The history of northwest Kansas is rich with significance and in July, it will be on full display, as the Fort Wallace Memorial Association hosts a four-day event highlighting the history of the Plains Indian Wars and settlement of the region – an event that is expected to draw as many as 500 historians.

Elizabeth Brockway / Daily Beast

A new Texas bill could allow adoption agencies to reject potential new parents based on their religion or sexual orientation, CNN reports.

Lawmakers insist their bill does not amount to discrimination, however, because the measure requires that the rejected applicants be given choices from other agencies than the one that rejected them.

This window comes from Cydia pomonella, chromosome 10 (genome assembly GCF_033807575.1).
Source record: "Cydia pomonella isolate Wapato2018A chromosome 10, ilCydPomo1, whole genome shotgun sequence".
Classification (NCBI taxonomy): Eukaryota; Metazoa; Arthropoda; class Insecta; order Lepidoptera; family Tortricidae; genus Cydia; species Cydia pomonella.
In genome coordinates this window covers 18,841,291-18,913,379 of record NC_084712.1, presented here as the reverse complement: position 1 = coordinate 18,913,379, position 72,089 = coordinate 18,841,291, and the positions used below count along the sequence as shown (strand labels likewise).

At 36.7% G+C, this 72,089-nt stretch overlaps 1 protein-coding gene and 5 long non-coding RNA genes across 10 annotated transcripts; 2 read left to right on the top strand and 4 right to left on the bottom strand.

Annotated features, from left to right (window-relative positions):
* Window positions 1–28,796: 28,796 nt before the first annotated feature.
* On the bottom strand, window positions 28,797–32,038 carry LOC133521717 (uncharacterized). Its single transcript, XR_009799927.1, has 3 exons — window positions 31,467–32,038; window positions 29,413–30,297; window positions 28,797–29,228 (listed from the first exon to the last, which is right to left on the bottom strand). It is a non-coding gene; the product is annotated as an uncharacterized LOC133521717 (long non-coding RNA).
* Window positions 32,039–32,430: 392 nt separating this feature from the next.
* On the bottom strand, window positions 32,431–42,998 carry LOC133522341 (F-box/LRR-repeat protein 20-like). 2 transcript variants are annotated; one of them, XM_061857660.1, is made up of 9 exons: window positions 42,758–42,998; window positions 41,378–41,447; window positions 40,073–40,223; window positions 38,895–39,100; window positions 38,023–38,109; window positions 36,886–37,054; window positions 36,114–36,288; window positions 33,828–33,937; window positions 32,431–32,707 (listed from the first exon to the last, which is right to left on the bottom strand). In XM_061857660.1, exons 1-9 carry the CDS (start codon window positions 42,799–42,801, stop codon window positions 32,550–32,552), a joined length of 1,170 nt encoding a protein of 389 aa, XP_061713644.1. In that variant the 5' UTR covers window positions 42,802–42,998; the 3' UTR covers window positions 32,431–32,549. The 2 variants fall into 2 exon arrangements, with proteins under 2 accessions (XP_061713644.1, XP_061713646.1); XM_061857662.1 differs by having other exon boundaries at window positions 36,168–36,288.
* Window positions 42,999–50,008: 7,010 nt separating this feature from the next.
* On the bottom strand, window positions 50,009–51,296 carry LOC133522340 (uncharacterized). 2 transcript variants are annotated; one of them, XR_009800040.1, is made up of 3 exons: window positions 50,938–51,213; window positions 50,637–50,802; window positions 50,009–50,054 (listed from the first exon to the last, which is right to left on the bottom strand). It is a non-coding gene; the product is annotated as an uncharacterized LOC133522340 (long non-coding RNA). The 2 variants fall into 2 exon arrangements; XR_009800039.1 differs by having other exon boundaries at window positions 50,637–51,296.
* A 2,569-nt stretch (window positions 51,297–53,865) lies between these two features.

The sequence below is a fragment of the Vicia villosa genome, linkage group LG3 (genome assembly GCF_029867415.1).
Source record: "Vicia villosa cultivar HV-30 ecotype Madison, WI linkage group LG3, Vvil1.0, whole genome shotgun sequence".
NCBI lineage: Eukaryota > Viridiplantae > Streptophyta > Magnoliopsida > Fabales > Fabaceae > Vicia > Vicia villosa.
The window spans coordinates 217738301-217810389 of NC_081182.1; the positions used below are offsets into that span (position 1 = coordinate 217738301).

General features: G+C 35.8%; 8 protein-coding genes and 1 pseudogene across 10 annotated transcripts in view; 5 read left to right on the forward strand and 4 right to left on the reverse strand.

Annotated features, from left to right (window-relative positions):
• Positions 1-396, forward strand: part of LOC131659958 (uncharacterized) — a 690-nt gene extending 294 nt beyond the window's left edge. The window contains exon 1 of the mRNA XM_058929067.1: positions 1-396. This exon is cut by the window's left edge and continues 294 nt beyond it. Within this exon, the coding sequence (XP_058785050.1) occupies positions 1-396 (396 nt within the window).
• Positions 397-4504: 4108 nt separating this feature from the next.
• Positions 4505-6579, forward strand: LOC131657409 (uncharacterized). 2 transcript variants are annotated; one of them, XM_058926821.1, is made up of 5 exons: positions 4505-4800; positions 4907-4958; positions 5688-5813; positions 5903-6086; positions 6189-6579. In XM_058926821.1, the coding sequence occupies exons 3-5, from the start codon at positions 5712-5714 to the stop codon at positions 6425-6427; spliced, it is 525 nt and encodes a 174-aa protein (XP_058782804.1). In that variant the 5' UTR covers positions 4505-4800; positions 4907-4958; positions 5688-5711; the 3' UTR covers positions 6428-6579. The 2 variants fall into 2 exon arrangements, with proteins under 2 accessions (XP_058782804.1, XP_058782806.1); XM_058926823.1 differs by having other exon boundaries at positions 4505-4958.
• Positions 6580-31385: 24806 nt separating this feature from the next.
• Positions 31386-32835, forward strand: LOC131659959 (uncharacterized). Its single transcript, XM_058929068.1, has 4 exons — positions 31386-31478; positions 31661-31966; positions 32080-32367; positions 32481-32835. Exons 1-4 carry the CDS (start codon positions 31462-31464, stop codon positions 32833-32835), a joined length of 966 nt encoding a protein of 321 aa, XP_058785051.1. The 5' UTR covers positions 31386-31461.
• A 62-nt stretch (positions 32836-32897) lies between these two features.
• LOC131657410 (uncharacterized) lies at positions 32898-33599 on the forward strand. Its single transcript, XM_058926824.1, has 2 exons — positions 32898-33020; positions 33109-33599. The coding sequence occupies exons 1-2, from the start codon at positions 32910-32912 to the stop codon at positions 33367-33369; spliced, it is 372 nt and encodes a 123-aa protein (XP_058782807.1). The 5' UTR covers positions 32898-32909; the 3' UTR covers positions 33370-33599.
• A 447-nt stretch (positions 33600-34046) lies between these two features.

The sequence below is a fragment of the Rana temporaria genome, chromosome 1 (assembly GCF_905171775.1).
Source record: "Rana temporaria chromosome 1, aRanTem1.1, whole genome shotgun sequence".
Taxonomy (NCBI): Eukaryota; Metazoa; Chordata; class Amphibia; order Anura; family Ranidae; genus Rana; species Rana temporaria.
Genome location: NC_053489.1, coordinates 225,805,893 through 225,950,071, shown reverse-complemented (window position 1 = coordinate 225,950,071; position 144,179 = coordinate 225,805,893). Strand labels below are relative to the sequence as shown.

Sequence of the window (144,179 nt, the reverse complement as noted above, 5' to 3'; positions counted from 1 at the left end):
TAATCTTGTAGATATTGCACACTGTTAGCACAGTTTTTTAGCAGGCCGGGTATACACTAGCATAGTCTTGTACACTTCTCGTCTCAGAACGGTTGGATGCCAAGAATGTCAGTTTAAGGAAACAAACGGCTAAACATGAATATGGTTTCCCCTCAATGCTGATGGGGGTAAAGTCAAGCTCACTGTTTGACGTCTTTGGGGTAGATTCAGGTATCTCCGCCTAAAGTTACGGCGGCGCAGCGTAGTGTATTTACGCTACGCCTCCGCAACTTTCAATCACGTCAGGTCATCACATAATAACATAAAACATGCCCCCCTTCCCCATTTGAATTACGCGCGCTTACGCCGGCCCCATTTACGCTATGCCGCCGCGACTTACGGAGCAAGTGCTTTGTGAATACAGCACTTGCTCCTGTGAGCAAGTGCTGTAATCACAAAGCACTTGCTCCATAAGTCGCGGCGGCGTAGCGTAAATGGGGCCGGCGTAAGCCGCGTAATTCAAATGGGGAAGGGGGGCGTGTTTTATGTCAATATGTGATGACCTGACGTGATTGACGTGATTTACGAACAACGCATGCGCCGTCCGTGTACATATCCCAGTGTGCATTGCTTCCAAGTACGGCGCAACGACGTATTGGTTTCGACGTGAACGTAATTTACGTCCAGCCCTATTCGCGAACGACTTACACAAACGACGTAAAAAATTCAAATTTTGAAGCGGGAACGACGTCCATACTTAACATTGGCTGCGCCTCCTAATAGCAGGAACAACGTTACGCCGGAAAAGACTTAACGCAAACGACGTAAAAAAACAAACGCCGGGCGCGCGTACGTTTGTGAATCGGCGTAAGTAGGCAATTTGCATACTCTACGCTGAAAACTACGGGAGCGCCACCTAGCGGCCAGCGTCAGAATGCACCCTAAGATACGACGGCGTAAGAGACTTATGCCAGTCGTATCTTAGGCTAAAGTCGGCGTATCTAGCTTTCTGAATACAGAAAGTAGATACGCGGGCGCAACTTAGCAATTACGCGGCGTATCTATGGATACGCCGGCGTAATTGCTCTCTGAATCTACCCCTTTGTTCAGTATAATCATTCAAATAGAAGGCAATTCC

CC0 Public Domain

Kansas’ hard red winter wheat crop is projected to be around 281 million bushels – about 185 million bushels less than last year’s crop.

Colorado Parks and Wildlife

Legislation that would have given Colorado lawmakers the ability to increase hunting and fishing fees died in a Senate committee last week.

As The Denver Post reports, House Bill 1321 would have helped Colorado Parks and Wildlife raise money to  avoid reducing access to hunting and fishing areas, closing fish hatcheries, slashing license allotments and reducing conservation work.

COURTESY / COADY PHOTOGRAPHY

The western Kansas horse that ran in Saturday’s Kentucky Derby finished in eighth place.

As The Wichita Eagle reports, McCraken, owned by Leoti’s Janis Whitham, finished eighth after going off at 6-1 – the third best odds of the 20 horses that ran in the coveted race.